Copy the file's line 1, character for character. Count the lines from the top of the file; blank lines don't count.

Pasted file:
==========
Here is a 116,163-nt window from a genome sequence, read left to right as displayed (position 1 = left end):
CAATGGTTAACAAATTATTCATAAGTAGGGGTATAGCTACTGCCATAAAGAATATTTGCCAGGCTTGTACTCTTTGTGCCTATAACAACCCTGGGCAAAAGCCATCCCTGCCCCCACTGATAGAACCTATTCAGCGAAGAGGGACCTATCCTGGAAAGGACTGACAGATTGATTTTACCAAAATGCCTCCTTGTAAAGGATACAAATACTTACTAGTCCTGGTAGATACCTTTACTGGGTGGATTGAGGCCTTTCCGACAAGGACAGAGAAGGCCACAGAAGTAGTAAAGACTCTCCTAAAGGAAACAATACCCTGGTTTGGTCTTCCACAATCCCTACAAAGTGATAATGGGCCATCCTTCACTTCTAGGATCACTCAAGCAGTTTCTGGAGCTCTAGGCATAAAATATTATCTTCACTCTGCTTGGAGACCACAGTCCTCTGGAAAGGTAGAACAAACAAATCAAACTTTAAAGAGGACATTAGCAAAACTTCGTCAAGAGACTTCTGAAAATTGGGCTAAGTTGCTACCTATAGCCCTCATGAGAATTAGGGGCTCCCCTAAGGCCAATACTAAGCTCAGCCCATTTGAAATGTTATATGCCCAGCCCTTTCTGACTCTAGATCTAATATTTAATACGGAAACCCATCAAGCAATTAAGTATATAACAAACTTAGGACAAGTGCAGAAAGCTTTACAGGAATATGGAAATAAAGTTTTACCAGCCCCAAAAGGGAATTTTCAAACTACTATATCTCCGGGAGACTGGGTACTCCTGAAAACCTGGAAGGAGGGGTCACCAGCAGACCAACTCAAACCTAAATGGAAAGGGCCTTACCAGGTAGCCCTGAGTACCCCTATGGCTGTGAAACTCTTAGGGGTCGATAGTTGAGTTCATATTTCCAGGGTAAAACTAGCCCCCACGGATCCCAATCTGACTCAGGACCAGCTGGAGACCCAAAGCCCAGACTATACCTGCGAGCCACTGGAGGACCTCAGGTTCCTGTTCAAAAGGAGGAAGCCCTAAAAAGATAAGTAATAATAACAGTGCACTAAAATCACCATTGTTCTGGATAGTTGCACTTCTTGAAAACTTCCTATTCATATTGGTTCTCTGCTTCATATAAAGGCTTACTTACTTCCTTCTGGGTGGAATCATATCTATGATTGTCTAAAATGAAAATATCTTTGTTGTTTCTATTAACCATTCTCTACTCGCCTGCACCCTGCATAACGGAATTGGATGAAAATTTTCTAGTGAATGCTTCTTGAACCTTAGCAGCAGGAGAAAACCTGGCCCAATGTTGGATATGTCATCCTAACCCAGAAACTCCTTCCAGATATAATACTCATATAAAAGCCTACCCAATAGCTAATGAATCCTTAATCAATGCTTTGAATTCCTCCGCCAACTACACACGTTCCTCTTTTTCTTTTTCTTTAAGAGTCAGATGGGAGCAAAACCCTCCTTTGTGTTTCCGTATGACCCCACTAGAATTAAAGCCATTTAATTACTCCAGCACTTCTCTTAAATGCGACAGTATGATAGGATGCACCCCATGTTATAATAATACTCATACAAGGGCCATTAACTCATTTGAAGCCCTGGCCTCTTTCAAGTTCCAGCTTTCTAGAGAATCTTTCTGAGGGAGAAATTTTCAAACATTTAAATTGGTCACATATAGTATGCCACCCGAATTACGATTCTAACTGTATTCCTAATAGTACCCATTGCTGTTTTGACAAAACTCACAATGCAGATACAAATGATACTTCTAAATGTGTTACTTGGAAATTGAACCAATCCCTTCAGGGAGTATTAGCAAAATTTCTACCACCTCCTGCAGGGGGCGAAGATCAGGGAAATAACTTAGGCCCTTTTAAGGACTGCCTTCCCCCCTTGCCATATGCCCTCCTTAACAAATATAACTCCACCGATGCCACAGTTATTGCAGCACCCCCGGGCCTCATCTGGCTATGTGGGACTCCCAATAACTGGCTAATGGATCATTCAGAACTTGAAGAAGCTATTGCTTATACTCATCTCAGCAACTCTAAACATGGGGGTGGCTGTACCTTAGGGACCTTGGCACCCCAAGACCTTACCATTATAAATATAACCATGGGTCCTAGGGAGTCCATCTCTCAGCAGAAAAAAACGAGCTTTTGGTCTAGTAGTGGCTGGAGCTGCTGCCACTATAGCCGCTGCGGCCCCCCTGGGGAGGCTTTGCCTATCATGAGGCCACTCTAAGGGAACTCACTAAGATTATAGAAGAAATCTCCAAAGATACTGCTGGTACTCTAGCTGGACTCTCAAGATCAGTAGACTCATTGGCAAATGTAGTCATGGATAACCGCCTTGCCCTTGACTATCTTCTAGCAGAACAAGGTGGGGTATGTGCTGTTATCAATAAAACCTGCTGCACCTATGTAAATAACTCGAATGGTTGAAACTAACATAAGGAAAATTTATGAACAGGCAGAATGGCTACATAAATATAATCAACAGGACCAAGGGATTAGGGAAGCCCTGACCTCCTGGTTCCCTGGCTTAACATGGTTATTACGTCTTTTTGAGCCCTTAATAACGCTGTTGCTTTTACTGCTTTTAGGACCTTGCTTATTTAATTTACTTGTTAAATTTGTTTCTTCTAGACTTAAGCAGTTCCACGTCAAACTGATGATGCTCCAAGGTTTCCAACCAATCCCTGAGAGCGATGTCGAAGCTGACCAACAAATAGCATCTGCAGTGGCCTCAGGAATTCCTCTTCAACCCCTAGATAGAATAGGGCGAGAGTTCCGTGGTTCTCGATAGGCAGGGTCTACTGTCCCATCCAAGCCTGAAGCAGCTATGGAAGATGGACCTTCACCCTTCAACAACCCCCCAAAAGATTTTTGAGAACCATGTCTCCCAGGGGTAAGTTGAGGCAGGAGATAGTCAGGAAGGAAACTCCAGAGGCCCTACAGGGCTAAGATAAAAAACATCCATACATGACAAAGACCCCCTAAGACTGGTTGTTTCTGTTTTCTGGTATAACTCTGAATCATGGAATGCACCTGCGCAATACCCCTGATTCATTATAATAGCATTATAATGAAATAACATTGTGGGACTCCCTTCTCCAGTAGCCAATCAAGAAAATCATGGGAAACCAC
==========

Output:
Here is a 116,163-nt window from a genome sequence, read left to right as displayed (position 1 = left end):